Fairfax presses delete on IT
I got my start in technology journalism (in fact, journalism in general) at Computerworld. Editor Sarah Putt (along with CIO editor Divina Paredes) took me on with not much experience and mentored me. In my time there I've met the father of the internet Tim Berners-Lee, I've watched from the jury box as videos of Kim Dotcom's mansion raid were played in court and talked with countless successes of New Zealand's tech community.
Computerworld is not only what gave me my first taste of technology reporting, but also my hunger for it.
Sadly, Computerworld's last issue is fast approaching. Along with Reseller News and PC World, it will close its shutter following a final issue in July.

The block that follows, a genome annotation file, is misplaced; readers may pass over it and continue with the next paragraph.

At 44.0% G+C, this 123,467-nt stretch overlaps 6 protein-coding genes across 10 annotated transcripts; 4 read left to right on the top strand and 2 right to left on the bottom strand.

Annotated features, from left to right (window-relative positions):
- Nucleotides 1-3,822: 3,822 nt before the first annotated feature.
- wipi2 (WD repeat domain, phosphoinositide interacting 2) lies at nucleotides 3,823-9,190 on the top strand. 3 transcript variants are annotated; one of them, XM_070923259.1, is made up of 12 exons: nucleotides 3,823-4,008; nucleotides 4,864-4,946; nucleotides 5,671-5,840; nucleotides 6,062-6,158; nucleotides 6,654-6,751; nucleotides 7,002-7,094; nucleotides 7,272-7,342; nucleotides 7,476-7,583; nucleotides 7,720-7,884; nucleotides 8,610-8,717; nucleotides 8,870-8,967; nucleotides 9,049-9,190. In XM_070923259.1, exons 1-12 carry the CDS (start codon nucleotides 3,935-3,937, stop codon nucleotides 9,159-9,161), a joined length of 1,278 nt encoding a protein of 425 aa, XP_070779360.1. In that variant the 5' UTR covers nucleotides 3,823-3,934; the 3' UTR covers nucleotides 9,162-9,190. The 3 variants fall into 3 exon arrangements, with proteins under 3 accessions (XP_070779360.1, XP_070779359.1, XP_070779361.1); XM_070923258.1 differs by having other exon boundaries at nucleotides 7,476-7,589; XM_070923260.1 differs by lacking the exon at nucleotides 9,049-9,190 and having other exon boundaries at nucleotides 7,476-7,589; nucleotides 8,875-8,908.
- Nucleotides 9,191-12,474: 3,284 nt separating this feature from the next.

There's clearly a desire for New Zealand-based technology news, it's what we do in the tech section of Idealog every day and others across the local media landscape too. Which is why I remain optimistic that technology reporting isn't lost – especially the nitty gritty kind – will continue in some form amongst Fairfax's competitors and new publications rising from the ashes of its magazines. Hopefully, Fairfax's follies will act as learning notes for those approaching the niche in the future.
A Loony idea
The entire time I spent behind-the-scenes with the Google X team as it launched internet balloons in the South Island, I couldn't help but think of it as a corporate-level science fair project.
The idea is to create a global network of constantly moving balloons which provide broadband speed internet coverage in areas without fixed infrastructure, or where the infrastructure has been damaged by a natural disaster. I saw it first hand and have to tell you, this science experiment is just crazy enough to work.
Deadpool does human resources right
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